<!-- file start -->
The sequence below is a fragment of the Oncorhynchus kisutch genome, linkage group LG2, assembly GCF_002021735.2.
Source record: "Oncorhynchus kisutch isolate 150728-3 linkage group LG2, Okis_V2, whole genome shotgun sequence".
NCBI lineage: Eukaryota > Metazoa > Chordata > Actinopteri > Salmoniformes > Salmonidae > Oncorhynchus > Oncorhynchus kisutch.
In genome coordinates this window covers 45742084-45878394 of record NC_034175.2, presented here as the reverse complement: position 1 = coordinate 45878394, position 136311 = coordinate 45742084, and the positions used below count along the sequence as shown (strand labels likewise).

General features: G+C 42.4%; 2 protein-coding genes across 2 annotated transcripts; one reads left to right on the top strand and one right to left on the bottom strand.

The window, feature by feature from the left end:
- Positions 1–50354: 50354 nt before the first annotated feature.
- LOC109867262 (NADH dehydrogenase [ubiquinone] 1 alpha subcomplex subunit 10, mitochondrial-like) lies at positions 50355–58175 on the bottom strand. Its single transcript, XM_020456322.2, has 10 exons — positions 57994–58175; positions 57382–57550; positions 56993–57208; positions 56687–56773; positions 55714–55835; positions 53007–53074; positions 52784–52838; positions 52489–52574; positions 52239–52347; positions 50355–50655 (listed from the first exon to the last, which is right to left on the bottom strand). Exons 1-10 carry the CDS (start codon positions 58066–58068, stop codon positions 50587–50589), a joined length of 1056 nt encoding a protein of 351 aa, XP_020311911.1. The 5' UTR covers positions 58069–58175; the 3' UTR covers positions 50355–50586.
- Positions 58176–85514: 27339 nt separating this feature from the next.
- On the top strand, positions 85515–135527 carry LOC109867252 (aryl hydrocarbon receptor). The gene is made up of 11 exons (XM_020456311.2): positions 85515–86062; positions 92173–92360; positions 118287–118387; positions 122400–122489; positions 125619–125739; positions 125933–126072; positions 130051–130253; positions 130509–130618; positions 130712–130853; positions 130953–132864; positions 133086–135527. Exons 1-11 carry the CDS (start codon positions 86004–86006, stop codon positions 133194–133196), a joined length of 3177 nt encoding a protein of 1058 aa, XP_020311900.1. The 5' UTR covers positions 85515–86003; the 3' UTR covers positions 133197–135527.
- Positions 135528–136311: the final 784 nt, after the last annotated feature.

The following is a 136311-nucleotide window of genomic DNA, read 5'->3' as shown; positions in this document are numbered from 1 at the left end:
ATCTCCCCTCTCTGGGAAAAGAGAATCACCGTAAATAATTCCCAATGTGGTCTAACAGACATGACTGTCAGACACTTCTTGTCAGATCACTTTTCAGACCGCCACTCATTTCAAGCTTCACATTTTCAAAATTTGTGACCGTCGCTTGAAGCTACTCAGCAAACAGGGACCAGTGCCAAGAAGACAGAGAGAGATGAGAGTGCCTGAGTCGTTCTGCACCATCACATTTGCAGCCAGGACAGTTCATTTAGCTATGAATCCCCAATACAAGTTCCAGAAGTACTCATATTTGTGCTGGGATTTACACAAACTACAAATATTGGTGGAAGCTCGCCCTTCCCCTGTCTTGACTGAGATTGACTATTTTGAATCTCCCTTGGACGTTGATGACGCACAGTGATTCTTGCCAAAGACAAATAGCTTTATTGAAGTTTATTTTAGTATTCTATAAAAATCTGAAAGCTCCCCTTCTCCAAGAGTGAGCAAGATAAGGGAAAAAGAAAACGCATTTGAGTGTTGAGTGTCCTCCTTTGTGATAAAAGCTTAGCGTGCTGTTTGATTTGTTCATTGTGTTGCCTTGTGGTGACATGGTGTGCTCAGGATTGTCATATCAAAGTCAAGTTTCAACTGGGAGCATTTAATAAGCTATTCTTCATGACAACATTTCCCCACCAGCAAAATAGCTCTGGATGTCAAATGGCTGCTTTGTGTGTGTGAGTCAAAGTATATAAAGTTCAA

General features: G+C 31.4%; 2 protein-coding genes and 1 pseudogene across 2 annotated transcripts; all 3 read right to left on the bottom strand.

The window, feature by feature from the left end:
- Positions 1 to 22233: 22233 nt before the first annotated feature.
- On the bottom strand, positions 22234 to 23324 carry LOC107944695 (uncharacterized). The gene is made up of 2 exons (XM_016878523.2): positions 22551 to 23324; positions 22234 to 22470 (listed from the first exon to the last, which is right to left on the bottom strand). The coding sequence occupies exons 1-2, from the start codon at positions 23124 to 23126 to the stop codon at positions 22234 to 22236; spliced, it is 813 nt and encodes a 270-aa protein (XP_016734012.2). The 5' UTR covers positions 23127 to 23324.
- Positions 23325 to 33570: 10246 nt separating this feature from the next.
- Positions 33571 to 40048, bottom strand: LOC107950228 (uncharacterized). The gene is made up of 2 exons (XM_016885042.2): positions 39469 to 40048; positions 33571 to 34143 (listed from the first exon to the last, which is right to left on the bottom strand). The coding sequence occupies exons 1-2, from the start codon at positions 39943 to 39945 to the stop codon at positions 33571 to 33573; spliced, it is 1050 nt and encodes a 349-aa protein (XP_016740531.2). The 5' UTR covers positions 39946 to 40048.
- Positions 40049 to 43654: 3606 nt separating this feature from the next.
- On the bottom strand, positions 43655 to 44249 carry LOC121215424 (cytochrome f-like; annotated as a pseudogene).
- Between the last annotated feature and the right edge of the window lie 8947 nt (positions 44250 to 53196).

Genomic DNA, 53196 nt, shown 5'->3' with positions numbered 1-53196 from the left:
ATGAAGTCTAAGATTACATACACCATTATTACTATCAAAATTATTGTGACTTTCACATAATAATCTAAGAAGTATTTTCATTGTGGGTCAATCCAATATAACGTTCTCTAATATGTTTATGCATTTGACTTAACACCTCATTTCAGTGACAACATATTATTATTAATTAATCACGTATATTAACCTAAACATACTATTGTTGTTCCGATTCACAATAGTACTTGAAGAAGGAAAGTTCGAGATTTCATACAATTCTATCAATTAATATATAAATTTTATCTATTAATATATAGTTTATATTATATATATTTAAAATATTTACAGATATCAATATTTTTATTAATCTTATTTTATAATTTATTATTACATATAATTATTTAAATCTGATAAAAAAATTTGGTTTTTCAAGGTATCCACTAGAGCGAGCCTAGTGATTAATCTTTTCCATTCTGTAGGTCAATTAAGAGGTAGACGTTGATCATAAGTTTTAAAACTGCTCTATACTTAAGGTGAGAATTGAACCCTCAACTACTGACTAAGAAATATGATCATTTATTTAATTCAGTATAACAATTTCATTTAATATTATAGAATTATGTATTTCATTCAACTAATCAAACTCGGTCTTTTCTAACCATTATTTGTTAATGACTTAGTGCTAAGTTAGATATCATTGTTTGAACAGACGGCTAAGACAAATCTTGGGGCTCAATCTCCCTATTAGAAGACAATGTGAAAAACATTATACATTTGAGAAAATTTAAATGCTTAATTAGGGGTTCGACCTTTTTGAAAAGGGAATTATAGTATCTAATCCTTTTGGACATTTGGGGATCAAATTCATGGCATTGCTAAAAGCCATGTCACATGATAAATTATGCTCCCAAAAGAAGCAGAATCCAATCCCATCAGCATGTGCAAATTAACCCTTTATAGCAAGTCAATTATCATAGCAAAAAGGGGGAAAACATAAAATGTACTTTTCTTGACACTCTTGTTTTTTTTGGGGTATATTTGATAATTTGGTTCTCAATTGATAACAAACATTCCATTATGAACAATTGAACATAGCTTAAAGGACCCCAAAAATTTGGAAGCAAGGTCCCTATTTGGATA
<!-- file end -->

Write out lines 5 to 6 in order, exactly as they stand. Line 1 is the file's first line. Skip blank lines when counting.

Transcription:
General features: G+C 42.4%; 2 protein-coding genes across 2 annotated transcripts; one reads left to right on the top strand and one right to left on the bottom strand.

The window, feature by feature from the left end: